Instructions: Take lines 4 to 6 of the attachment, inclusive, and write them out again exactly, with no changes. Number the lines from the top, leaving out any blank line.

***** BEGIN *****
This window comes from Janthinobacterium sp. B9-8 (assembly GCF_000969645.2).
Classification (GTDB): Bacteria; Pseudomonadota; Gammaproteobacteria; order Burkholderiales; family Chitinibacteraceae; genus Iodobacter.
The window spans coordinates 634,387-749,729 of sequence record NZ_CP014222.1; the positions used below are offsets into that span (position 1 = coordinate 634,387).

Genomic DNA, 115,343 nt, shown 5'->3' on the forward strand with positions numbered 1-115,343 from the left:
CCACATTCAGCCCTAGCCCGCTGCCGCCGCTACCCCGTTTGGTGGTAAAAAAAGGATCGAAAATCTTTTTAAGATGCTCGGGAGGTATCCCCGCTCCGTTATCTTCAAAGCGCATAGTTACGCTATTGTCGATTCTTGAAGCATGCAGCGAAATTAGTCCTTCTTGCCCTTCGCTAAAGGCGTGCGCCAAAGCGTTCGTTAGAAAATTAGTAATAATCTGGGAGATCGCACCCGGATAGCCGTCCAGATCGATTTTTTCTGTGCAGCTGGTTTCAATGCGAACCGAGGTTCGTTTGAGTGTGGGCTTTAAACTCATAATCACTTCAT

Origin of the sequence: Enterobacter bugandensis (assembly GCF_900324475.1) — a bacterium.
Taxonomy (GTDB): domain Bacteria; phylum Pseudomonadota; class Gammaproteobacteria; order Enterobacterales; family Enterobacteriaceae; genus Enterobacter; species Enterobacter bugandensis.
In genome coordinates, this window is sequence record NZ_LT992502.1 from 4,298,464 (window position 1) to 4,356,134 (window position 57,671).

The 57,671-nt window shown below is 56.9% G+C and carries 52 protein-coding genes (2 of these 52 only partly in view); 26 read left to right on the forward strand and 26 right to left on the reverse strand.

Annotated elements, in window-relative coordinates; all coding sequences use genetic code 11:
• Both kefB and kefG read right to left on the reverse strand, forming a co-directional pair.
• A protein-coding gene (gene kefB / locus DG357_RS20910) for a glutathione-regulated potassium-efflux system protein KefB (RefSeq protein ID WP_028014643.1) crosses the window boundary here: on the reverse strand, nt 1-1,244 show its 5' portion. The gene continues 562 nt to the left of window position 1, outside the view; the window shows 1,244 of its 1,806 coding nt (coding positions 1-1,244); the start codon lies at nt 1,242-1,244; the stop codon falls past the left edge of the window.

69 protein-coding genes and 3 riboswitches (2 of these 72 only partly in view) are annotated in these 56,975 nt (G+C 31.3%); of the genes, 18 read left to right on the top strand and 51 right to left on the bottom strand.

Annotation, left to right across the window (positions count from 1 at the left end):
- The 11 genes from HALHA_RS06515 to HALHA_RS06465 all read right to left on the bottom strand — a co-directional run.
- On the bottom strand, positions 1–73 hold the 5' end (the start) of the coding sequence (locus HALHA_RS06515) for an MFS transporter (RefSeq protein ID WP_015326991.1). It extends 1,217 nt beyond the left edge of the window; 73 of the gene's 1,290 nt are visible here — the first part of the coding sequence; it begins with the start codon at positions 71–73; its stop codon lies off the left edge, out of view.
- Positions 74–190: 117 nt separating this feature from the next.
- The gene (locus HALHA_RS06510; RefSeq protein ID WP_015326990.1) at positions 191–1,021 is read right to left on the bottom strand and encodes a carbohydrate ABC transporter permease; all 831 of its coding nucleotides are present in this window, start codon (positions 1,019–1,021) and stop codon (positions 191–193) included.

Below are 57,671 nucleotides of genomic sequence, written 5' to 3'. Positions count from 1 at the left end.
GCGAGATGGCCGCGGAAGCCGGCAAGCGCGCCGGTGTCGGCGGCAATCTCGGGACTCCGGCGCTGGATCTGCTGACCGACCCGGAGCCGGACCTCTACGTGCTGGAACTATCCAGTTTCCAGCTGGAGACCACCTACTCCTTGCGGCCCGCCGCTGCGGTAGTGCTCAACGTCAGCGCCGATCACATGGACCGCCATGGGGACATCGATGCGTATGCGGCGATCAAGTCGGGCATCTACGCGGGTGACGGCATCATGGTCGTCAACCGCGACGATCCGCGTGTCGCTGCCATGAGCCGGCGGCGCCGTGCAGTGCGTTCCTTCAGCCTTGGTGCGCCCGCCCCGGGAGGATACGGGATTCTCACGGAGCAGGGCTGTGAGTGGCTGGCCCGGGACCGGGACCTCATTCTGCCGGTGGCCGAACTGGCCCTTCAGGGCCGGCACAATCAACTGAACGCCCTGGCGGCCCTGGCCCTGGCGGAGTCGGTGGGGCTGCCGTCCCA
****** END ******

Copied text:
Genomic DNA, 115,343 nt, shown 5'->3' on the forward strand with positions numbered 1-115,343 from the left:
CCACATTCAGCCCTAGCCCGCTGCCGCCGCTACCCCGTTTGGTGGTAAAAAAAGGATCGAAAATCTTTTTAAGATGCTCGGGAGGTATCCCCGCTCCGTTATCTTCAAAGCGCATAGTTACGCTATTGTCGATTCTTGAAGCATGCAGCGAAATTAGTCCTTCTTGCCCTTCGCTAAAGGCGTGCGCCAAAGCGTTCGTTAGAAAATTAGTAATAATCTGGGAGATCGCACCCGGATAGCCGTCCAGATCGATTTTTTCTGTGCAGCTGGTTTCAATGCGAACCGAGGTTCGTTTGAGTGTGGGCTTTAAACTCATAATCACTTCAT

Origin of the sequence: Enterobacter bugandensis (assembly GCF_900324475.1) — a bacterium.